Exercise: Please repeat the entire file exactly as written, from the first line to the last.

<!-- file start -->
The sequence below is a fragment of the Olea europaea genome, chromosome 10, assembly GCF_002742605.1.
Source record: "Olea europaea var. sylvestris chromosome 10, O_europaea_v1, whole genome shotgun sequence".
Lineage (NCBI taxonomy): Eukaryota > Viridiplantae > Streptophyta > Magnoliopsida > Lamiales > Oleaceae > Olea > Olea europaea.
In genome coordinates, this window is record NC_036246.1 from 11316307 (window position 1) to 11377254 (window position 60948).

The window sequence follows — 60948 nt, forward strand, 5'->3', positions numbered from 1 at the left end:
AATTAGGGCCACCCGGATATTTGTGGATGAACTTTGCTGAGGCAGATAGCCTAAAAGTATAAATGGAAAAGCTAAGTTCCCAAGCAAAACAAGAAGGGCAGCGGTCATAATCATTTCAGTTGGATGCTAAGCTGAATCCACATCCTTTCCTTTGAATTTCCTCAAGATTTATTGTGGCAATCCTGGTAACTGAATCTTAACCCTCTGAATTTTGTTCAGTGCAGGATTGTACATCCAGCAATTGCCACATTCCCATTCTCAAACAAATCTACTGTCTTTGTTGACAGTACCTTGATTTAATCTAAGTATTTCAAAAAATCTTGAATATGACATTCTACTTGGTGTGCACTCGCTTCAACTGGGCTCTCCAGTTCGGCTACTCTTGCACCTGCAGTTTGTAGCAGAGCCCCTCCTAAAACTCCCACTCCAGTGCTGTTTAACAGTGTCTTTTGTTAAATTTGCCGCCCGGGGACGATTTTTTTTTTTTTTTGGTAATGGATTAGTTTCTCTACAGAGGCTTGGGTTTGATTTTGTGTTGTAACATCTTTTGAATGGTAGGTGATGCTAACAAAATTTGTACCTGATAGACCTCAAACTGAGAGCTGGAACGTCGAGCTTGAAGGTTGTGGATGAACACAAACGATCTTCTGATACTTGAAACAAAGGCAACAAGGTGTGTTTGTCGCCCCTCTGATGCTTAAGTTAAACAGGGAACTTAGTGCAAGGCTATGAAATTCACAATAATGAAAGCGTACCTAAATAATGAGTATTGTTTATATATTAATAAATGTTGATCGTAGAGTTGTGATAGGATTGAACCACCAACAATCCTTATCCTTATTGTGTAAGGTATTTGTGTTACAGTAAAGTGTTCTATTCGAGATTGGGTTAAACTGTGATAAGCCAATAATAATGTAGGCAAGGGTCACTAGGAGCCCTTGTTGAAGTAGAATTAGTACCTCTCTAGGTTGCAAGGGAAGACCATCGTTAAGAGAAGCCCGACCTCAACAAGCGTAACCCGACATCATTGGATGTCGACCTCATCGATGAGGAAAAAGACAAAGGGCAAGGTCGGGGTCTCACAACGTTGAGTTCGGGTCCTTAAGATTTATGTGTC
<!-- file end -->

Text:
The sequence below is a fragment of the Olea europaea genome, chromosome 10, assembly GCF_002742605.1.
Source record: "Olea europaea var. sylvestris chromosome 10, O_europaea_v1, whole genome shotgun sequence".
Lineage (NCBI taxonomy): Eukaryota > Viridiplantae > Streptophyta > Magnoliopsida > Lamiales > Oleaceae > Olea > Olea europaea.
In genome coordinates, this window is record NC_036246.1 from 11316307 (window position 1) to 11377254 (window position 60948).

The window sequence follows — 60948 nt, forward strand, 5'->3', positions numbered from 1 at the left end:
AATTAGGGCCACCCGGATATTTGTGGATGAACTTTGCTGAGGCAGATAGCCTAAAAGTATAAATGGAAAAGCTAAGTTCCCAAGCAAAACAAGAAGGGCAGCGGTCATAATCATTTCAGTTGGATGCTAAGCTGAATCCACATCCTTTCCTTTGAATTTCCTCAAGATTTATTGTGGCAATCCTGGTAACTGAATCTTAACCCTCTGAATTTTGTTCAGTGCAGGATTGTACATCCAGCAATTGCCACATTCCCATTCTCAAACAAATCTACTGTCTTTGTTGACAGTACCTTGATTTAATCTAAGTATTTCAAAAAATCTTGAATATGACATTCTACTTGGTGTGCACTCGCTTCAACTGGGCTCTCCAGTTCGGCTACTCTTGCACCTGCAGTTTGTAGCAGAGCCCCTCCTAAAACTCCCACTCCAGTGCTGTTTAACAGTGTCTTTTGTTAAATTTGCCGCCCGGGGACGATTTTTTTTTTTTTTTGGTAATGGATTAGTTTCTCTACAGAGGCTTGGGTTTGATTTTGTGTTGTAACATCTTTTGAATGGTAGGTGATGCTAACAAAATTTGTACCTGATAGACCTCAAACTGAGAGCTGGAACGTCGAGCTTGAAGGTTGTGGATGAACACAAACGATCTTCTGATACTTGAAACAAAGGCAACAAGGTGTGTTTGTCGCCCCTCTGATGCTTAAGTTAAACAGGGAACTTAGTGCAAGGCTATGAAATTCACAATAATGAAAGCGTACCTAAATAATGAGTATTGTTTATATATTAATAAATGTTGATCGTAGAGTTGTGATAGGATTGAACCACCAACAATCCTTATCCTTATTGTGTAAGGTATTTGTGTTACAGTAAAGTGTTCTATTCGAGATTGGGTTAAACTGTGATAAGCCAATAATAATGTAGGCAAGGGTCACTAGGAGCCCTTGTTGAAGTAGAATTAGTACCTCTCTAGGTTGCAAGGGAAGACCATCGTTAAGAGAAGCCCGACCTCAACAAGCGTAACCCGACATCATTGGATGTCGACCTCATCGATGAGGAAAAAGACAAAGGGCAAGGTCGGGGTCTCACAACGTTGAGTTCGGGTCCTTAAGATTTATGTGTC